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Lightning may have been an important puzzle piece in the origins of life, and the first people have probably taken fire from it. They must have experienced lightning as a gift from the gods, but today we know that thunder and lightning are natural processes that the researchers don't fully understand.
Storm has to do with the formation of rain clouds in unstable air. Such an unstable condition is often due to global warming, while higher air is cold.
Bubbles that are warmer than the surrounding air rise and form clouds. This reinforces the take-off even more. This process, called convection, is fairly common, especially around the equator and above large tracts of land.
Most lightning in Africa1 / 4
Of satellites that measure lightning discharges, meteorologists have learned a lot about the distribution of lightning strikes around the world. The researchers assume that around 40,000 thunderstorms occur on Earth every day. Most are created in regions around the equator. Here the heating by the sun is very powerful, as a result of which warm, moist air rises and forms large showers.© Douglas E Walker / Getty Images
Convection is visible as dome-shaped, white cumulus clouds that expand upwards. At one point the cumulus cloud becomes a rain cloud that sometimes grows into a thunderstorm with a characteristic range of ice crystals at the top: called a cumulonimbus by meteorologists.
Whether a cumulonimbus causes thunderstorms or not is a matter of balance. A few hundred meters of extension at the top can make the difference.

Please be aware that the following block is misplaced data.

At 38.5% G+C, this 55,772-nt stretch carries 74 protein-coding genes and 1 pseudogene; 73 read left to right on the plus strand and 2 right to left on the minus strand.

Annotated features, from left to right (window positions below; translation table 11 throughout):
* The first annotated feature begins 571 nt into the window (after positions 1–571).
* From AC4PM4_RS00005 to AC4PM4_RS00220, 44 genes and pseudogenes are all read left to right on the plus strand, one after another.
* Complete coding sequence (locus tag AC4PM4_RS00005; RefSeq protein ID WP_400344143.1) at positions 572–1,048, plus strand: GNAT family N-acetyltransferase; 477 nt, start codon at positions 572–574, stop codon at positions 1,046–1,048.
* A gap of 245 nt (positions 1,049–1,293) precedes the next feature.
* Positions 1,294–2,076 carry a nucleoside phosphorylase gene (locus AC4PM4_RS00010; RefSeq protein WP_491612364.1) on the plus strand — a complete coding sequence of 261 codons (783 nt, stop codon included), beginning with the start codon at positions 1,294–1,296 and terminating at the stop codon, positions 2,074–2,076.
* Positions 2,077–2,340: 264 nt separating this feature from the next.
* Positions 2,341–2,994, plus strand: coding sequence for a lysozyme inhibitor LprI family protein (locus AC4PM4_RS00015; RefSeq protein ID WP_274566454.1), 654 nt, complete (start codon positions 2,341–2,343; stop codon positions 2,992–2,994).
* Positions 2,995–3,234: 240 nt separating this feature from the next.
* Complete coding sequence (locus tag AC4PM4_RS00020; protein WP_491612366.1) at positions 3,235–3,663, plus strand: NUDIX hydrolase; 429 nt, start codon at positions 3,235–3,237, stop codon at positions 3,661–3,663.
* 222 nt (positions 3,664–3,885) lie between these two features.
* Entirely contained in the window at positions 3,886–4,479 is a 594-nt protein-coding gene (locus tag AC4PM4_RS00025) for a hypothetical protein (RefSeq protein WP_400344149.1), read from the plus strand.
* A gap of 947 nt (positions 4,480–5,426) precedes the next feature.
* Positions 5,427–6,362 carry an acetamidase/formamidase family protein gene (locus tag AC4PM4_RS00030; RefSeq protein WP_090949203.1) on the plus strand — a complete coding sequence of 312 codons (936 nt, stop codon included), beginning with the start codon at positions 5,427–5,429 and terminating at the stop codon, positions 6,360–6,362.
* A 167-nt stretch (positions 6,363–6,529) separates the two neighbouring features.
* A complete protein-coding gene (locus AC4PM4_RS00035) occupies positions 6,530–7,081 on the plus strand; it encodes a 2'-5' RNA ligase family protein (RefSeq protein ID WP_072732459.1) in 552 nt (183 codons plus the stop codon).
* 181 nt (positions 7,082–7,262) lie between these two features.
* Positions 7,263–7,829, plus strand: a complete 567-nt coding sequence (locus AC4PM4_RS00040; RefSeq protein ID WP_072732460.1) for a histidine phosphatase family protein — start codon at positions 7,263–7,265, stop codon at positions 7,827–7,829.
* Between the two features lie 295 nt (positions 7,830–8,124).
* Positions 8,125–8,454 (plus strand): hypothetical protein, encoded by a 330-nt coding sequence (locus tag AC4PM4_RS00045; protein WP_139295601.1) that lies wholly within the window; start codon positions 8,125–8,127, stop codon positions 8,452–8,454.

Lightning bolts themselves are short and are intense electrical discharges, both in the clouds and between the clouds and the environment. Lightning can occur in the cloud itself, go from cloud to cloud, take place from cloud to sky or strike from the cloud on earth.
The voltage difference can be as high as hundreds of millions of volts and the current can reach 200,000 amperes when it flashes.
The total energy released in the lightning strike microseconds differs per lightning, but corresponds to about five 100-watt lights that burn for a month. Only a small part of the energy ends up where the lightning strikes, depending on the electrical resistance of the affected object.
Most of the energy ends up in the lightning channel between the cloud and the earth. The temperature in the lightning itself is around 15,000 to 30,000 ° C: five times as hot as the surface of the sun.
Bulb lightning and jets
There are more fables and stories about ball lightning than scientific articles. Because it is a fleeting and rare phenomenon, there are only a few pictures of it, and there is no accepted explanation of it yet.
A common theory is that sphere lightning consists of glowing plasma, held together by a magnetic field that is formed in the charged air. The stories tell almost all about spherical, luminous objects as large as a tennis to a football, which run around and finally disappear - possibly with a bang.
A fairly recently discovered type is the high or atmospheric lightning: red fairies, blue jets and elves. Red fairies are root-shaped discharges from the top of the clouds to a height of 90 kilometers. Blue jets are cone-shaped discharges that shoot up at high speed (up to 100 km / s = 360,000 km / h) from the thunderclouds up to around 40 km high.
Elves are luminous rings that extend in millions of seconds from the top of red fairies at a height of around 90 kilometers.
The sudden heating of the air around a bolt causes shock waves of sound: thunders. It rumbles because there is time between pressure waves from different locations in the lightning channel, and because the sound waves bounce between the clouds and the earth.Show more Show less